The chapters begin by describing Jake's loss, and go on to discuss what the Bible says about the Garden of Eden and the life, death, and resurrection of Jesus. Jake and his grandpa then imagine what life in Heaven might be like, based on the Scriptures.
The story is primarily an account of various conversations Jake and his grandpa have in different settings. It is a bit slow-moving, but includes lots of cute snapshots of Moses (their puppy), as well as descriptions of Jake and his grandpa engaged in everyday activities like star-gazing, making hot chocolate, and reading the Narnia books.
Tell Me About Heaven is vibrantly illustrated by Ron DiCianni. There are vivid, colorful paintings at the beginning of each chapter that add life to the story. Angels and children of all different races are shown, and Jesus' love is evident in His facial expressions. One of my favorite paintings shows angels carrying a joyful man home to Heaven.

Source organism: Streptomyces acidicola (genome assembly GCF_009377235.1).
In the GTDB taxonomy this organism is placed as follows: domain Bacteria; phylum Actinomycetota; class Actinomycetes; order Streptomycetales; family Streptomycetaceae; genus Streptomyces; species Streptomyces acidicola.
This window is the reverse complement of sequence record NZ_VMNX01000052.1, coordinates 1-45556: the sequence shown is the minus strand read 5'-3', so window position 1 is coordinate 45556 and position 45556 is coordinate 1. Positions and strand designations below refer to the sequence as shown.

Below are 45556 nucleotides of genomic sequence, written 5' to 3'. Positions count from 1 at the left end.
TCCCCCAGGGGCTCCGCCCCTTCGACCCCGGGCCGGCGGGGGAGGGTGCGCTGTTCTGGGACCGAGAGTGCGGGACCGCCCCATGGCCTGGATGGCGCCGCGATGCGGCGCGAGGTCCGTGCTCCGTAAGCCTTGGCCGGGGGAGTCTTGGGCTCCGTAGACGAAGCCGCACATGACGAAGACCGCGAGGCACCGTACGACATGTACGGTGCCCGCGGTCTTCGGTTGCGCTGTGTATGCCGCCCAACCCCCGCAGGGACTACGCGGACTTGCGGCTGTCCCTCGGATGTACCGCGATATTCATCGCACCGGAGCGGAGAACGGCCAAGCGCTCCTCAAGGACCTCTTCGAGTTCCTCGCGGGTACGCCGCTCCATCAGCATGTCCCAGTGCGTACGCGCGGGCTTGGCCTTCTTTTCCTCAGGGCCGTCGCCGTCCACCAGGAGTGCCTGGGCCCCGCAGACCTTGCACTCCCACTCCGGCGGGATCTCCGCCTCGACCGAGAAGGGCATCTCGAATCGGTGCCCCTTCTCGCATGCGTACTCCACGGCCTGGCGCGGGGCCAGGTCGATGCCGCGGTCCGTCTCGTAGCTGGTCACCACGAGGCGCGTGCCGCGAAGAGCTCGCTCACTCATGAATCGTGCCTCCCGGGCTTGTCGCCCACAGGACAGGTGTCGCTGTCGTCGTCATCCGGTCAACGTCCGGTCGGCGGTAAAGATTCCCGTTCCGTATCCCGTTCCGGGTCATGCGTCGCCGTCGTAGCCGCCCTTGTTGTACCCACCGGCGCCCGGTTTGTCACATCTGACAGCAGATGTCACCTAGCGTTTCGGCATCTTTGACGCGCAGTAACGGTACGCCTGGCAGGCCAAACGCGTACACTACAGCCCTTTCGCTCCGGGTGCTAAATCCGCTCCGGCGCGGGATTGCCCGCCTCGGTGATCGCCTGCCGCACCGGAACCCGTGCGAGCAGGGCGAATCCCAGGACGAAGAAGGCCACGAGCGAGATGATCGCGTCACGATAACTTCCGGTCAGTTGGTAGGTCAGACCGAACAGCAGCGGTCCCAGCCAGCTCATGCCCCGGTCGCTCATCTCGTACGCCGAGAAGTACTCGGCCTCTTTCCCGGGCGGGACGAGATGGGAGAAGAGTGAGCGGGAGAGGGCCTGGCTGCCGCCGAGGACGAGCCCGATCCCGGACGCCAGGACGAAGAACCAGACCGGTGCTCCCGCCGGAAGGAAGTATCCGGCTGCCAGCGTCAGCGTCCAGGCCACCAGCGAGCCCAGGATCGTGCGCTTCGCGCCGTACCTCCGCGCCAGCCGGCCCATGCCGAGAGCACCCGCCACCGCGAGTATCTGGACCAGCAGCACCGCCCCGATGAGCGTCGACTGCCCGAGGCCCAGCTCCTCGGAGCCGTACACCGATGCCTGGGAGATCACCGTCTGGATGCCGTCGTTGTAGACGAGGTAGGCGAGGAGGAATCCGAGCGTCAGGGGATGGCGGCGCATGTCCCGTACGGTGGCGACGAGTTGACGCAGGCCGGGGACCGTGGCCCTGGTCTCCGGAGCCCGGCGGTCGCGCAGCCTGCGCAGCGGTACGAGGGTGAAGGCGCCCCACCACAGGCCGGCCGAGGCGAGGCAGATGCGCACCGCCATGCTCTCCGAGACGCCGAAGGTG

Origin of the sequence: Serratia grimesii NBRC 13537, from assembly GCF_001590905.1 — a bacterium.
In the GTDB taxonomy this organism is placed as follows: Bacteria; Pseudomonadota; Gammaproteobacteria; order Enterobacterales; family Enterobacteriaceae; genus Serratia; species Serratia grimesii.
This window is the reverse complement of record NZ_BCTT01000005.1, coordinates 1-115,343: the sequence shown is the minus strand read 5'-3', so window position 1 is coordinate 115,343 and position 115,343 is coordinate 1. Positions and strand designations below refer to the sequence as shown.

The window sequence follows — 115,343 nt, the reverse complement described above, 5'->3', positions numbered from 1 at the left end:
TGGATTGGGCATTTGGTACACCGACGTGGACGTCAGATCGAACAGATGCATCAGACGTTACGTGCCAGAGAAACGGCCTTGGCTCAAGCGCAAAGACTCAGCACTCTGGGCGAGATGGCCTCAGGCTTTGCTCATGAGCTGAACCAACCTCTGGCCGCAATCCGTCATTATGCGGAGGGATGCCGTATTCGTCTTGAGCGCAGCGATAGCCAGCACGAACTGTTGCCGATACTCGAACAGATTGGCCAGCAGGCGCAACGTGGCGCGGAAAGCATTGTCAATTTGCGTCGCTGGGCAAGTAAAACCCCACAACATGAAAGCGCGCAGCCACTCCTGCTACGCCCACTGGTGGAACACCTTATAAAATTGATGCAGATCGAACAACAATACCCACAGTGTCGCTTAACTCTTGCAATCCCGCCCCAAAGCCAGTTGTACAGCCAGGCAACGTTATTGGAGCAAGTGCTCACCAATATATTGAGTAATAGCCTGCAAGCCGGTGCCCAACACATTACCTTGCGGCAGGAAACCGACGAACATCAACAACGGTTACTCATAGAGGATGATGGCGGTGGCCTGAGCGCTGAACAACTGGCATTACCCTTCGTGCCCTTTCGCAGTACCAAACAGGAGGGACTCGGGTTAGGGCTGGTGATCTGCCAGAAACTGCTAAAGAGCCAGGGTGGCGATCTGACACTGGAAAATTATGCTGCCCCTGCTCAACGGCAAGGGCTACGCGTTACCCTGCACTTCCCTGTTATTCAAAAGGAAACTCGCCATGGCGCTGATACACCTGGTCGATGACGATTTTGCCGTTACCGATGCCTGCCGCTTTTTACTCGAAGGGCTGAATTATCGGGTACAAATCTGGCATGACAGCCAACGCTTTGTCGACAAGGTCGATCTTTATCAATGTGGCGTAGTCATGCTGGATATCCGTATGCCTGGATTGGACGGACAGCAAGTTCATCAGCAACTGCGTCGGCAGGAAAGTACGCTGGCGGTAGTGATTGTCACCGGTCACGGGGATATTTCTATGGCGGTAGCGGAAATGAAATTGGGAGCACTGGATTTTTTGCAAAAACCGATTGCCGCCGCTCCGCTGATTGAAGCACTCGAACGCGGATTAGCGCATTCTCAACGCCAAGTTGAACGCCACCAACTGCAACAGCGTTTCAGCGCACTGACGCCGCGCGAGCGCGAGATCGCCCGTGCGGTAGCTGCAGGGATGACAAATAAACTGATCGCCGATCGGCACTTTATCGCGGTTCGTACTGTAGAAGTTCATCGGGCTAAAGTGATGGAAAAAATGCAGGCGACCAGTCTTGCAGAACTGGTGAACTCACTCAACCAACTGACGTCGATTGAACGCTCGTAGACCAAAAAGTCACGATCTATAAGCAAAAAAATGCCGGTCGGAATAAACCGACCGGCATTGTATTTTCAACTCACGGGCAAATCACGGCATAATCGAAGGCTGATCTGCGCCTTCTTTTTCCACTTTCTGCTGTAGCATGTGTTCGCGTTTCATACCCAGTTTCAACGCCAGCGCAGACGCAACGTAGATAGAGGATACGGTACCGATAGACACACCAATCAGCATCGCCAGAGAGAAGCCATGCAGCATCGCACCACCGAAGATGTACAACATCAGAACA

Alcorn does a good job explaining that people we love in Heaven may be able to see us sometimes, but that it's still important to pray only to Jesus.
The best part of the book is the way Alcorn always brings the discussion back to Jesus and His saving grace. There is even a beautiful Certificate of Commitment in the back of the book to commemorate a reader's salvation.
What I Dislike: Although this is a fabulous book, there is almost too much in every chapter. Because of the many theological issues Alcorn addresses, I found myself wanting to read the chapter myself before I read it aloud to my children. I did selectively edit a section in Chapter 1 and another section in Chapter 9 that talked about a 6-year-old dying and an 8-year-old dying of leukemia. Although Alcorn handled it very sensitively, my children haven't specifically dealt with children their age dying.
Alcorn has done a lengthy, fairly intellectual adult book called Heaven and a children's version called Heaven for Kids , which explain his theology, but I wish Tell Me About Heaven included endnotes or at least a list of Scripture references at the back.
The chapters are a bit long, with only one painting at the beginning of each chapter. The book reads more like a chapter book, even though it is a picture book.
Age Appeal: 8-12
Publisher Info: Crossway Books, 2007; ISBN13: 978-1-58134-853-8; Hardcover, $19.99
Special Notes: Some of the paintings depict Jesus as both an infant and an adult, hugging people, rising from the dead, and walking with children and animals in Heaven.